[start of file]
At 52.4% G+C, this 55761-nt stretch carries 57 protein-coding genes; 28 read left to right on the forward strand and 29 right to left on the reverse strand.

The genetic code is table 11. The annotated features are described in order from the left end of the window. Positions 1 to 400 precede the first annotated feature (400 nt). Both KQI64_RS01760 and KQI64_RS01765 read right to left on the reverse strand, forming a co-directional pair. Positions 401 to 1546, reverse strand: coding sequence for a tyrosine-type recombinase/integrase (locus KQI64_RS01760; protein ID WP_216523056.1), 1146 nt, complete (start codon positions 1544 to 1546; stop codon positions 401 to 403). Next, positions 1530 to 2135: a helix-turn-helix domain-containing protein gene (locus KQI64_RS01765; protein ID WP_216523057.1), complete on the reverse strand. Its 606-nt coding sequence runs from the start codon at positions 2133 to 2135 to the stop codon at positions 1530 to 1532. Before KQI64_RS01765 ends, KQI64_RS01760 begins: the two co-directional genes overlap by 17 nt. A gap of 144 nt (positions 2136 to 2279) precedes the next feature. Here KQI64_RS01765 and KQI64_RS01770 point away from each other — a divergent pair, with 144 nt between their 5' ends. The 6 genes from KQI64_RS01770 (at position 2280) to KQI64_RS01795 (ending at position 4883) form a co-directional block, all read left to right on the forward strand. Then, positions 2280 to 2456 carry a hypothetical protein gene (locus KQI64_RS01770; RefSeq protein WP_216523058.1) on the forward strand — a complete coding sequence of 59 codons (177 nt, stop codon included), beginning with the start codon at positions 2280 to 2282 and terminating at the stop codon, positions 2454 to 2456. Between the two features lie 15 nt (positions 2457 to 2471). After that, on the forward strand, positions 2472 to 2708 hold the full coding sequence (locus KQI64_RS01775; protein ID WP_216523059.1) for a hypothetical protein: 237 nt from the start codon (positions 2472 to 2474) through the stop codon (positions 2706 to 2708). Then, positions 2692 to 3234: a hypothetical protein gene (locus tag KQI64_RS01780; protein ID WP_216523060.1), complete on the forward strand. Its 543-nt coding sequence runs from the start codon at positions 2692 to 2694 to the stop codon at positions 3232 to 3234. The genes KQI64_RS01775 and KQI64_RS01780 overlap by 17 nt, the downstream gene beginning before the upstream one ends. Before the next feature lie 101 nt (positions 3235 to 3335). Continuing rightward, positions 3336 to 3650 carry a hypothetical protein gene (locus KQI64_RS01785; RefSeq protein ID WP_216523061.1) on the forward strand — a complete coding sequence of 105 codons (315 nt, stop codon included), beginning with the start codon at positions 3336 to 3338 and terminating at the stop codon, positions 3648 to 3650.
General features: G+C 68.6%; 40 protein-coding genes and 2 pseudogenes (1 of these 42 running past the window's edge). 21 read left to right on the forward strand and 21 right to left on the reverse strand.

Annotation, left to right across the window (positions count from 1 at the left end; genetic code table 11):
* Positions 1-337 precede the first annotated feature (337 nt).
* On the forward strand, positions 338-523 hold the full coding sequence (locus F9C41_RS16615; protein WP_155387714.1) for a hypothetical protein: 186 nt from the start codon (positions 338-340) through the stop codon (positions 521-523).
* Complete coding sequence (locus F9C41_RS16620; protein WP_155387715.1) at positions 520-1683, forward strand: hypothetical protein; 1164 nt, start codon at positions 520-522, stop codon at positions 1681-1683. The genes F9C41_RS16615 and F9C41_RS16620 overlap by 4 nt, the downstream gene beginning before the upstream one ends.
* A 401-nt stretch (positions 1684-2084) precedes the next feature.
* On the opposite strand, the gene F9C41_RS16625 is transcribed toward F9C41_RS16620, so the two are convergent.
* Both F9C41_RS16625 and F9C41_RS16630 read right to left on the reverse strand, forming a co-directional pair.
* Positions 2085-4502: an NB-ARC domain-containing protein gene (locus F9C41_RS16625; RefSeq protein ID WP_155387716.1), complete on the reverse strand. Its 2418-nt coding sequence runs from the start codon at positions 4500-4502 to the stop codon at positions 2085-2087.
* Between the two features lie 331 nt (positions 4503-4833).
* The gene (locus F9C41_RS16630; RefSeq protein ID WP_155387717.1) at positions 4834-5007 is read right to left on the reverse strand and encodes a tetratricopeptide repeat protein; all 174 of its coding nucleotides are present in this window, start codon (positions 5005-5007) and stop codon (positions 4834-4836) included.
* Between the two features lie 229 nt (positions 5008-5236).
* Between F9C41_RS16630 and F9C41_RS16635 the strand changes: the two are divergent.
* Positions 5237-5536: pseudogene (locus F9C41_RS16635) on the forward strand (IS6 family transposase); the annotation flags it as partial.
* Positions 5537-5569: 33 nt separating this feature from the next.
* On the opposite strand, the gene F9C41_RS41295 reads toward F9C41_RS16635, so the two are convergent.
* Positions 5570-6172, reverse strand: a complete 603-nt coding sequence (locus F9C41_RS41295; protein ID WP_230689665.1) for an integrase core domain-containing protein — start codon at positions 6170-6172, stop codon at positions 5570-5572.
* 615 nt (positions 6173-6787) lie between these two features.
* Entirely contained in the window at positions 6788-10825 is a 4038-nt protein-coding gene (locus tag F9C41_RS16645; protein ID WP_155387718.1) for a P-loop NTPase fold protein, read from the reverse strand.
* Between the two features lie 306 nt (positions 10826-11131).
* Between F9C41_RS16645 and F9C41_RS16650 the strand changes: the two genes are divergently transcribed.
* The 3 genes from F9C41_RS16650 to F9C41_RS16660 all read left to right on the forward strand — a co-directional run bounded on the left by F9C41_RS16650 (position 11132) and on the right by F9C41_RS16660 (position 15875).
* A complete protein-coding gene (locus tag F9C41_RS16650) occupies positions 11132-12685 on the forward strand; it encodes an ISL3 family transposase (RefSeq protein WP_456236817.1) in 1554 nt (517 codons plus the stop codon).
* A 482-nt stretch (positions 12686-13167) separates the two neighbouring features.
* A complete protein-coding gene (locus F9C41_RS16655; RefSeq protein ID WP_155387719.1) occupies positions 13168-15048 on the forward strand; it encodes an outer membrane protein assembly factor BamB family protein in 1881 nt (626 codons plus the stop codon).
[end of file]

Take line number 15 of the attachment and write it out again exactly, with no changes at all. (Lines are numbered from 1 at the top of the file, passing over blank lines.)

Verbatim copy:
* Between F9C41_RS16630 and F9C41_RS16635 the strand changes: the two are divergent.